6
$\begingroup$

Let $F = ax^2 + bxy + cy^2$ be a binary quadratic form over $\mathbb{Z}$. We say $D = b^2 - 4ac$ is the discriminant of $F$. Let $m$ be an integer. If $m = ax^2 + bxy + cy^2$ has a solution in $\mathbb{Z}^2$, we say $m$ is represented by $F$.

My question Is there any other proof of the following theorem other than the Gauss's original proof? Since this theorem is important, I think having different proofs would be nice.

It would be also nice if some one would post a modern form of the Gauss's proof, because not everybody can have an easy access to the book.

Theorem(Gauss: Disquisitiones Arithmeticae, art.229) Let $F = ax^2 + bxy + cy^2$ be a binary quadratic form of discriminant $D$. Suppose $D$ is not a square integer. Let $p$ be an odd prime divisor of $D$. Let $m$ and $k$ be integers which are not divisible by $p$. Suppose $m$ and $k$ are represented by $F$. Then $\left(\frac{m}{p}\right) = \left(\frac{k}{p}\right)$.

Remark The above result and this question suggest that the repesentations of integers by an integral binary quadratic form might have a connection with the quadratic reciprocity law.

$\endgroup$
  • 1
    $\begingroup$ I cannot imagine why someone would downvote this question, esp. only 1 minute after the question was posted. $\endgroup$ – Bill Dubuque Sep 5 '12 at 1:15
  • $\begingroup$ @BillDubuque I think you can help in his related question, particulary on a rationale to get that slick multiplication equality in the proof I posted. $\endgroup$ – Pedro Tamaroff Sep 5 '12 at 1:15
  • 2
    $\begingroup$ I thought when you came back to edit this question you might have something to say about the answer that has been up for several days. $\endgroup$ – Gerry Myerson Sep 8 '12 at 6:27
  • $\begingroup$ @GerryMyerson I'm afraid that careless readers might misunderstand your answer. If you correct your answer, I will accept it with appreciation. Regards, $\endgroup$ – Makoto Kato Sep 8 '12 at 8:27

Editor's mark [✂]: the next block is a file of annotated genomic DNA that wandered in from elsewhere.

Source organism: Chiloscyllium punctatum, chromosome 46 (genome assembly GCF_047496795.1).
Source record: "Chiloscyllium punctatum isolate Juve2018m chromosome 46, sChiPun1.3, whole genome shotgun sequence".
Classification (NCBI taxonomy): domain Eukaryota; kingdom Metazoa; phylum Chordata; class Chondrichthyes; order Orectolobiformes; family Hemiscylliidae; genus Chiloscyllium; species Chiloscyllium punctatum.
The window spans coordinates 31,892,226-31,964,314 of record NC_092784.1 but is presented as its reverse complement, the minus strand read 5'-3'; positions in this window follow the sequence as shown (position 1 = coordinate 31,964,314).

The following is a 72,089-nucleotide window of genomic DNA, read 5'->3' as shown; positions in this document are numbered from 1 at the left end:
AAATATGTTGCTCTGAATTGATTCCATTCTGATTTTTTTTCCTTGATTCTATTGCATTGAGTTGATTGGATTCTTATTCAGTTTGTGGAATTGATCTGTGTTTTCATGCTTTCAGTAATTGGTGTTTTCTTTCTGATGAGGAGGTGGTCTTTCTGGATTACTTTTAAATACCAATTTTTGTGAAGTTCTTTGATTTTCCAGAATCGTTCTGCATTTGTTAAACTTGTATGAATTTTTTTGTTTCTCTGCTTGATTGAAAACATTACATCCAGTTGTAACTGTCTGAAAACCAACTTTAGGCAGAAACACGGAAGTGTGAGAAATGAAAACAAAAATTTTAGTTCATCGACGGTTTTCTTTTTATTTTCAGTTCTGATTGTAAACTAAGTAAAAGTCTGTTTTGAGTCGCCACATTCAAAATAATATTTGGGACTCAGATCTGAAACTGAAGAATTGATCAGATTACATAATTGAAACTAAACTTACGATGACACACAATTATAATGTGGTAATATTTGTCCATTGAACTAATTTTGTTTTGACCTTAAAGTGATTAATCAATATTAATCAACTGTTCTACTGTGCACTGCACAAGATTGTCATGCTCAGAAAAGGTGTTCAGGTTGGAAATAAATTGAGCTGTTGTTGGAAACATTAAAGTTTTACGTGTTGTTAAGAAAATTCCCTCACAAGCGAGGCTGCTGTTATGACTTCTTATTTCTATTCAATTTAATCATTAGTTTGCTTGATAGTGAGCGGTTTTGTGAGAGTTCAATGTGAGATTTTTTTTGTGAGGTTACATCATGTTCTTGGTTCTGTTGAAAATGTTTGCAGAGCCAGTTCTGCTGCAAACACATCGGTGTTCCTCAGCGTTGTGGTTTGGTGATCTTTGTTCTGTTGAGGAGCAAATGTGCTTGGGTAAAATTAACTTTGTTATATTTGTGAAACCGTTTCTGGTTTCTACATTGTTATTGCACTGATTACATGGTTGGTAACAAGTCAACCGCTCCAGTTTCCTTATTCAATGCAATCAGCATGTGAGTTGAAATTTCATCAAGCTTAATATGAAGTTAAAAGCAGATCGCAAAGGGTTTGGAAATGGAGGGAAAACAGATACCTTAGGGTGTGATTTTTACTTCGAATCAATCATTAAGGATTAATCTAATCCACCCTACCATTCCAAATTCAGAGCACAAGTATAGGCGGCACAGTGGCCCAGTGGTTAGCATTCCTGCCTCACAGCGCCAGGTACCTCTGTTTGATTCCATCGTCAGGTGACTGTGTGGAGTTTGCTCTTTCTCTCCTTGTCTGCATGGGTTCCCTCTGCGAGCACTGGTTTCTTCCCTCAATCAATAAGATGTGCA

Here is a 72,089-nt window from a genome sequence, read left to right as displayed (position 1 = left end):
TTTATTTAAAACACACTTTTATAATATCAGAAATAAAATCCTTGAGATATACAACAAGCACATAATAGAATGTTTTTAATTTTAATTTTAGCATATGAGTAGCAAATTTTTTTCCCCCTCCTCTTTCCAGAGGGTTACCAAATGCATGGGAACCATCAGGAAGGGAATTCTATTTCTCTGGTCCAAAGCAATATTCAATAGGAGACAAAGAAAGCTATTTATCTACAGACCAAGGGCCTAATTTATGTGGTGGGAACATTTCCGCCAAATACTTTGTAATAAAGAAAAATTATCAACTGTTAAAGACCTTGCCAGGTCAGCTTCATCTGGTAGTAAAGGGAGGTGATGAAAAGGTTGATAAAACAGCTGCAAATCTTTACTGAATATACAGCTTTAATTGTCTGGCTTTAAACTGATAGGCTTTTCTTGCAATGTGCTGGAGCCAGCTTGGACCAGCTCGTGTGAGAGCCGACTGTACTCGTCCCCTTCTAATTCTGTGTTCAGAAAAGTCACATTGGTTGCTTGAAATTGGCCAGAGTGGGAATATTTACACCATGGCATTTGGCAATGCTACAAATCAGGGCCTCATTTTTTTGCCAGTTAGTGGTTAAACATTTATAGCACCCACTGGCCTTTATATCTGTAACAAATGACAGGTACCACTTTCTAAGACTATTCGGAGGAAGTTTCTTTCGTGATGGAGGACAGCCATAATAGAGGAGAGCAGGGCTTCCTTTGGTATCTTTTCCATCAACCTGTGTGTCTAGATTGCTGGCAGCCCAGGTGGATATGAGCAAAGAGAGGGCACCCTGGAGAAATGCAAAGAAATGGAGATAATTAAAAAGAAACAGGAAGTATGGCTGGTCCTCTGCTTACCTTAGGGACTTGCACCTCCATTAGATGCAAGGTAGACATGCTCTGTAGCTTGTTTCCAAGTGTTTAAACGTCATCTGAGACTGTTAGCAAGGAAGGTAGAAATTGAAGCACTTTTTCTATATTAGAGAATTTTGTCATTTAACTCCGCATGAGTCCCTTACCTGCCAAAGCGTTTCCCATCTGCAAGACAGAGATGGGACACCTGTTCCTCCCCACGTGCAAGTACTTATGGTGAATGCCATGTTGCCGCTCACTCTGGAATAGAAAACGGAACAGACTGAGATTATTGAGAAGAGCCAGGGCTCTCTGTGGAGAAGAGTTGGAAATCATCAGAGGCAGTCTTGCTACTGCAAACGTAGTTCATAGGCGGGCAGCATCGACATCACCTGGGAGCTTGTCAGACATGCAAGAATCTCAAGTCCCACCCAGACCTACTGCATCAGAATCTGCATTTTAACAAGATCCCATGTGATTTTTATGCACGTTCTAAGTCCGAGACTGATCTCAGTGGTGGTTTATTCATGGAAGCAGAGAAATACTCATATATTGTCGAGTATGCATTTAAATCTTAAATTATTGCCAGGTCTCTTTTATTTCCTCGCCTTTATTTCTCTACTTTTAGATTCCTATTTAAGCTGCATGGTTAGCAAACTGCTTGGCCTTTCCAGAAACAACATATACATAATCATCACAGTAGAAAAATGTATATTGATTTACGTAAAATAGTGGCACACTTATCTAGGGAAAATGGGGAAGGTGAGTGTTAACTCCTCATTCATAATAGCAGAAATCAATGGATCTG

• $\begingroup$ I've done some editing. Perhaps you can let me know if there's anything specific still in need of correction. $\endgroup$ – Gerry Myerson Sep 8 '12 at 12:28
5
$\begingroup$

(Edited to incorporate material from comment)

We assume $ax^2+bxy+cy^2=m$, and $p$ is an odd prime divisor of the discriminant $D$.

If $p$ divides $a$, then it also divides $b$, so $cy^2\equiv m\pmod p$, so ${m\overwithdelims()p}={c\overwithdelims()p}$. So, let's assume $p$ does not divide $a$. Then we get $$\displaylines{4a^2x^2+4abxy+4acy^2=4am\cr(2ax+by)^2+(4ac-b^2)y^2=4am\cr(2ax+by)^2\equiv4am\pmod p\cr}$$ and we see that ${m\overwithdelims()p}={a\overwithdelims()p}$.

$\endgroup$
  • $\begingroup$ Thanks. Could you explain why $a$ is not divisible by $p$? $\endgroup$ – Makoto Kato Sep 5 '12 at 2:31
  • $\begingroup$ If $p$ divides $a$, then it also divides $b$, so $cy^2\equiv m\pmod p$, so $(c|p)=(m|p)$. $\endgroup$ – Gerry Myerson Sep 5 '12 at 2:42
0
$\begingroup$

The following proof is basically Gauss's.

Let $(p, r)$ be an integer solution of $m = ax^2 + bxy + cy^2$. Let $(q, s)$ be an integer solution of $k = ax^2 + bxy + cy^2$. Let $f(px + qy, rx + sy) = Ax^2 + Bxy + Cy^2 $. Then

$A = ap^2 + bpr + cr^2$

$B = 2apq + b(ps + qr) + 2crs$

$C = aq^2 + bqs + cs^2$

Hence $A = m$ and $C = k$. Since $B^2 - 4AC = D(ps- qr)^2$, $B^2 - 4mk = D(ps- qr)^2$. Hence $4mk \equiv B^2$ (mod $D$). In particular $4mk \equiv B^2$ (mod $p$). Hence $\left(\frac{4mk}{p}\right) = 1$. Hence $\left(\frac{mk}{p}\right) = 1$. Hence $\left(\frac{m}{p}\right) = \left(\frac{k}{p}\right)$ as desired.

$\endgroup$

Your Answer

By clicking “Post Your Answer”, you agree to our terms of service, privacy policy and cookie policy

Not the answer you're looking for? Browse other questions tagged or ask your own question.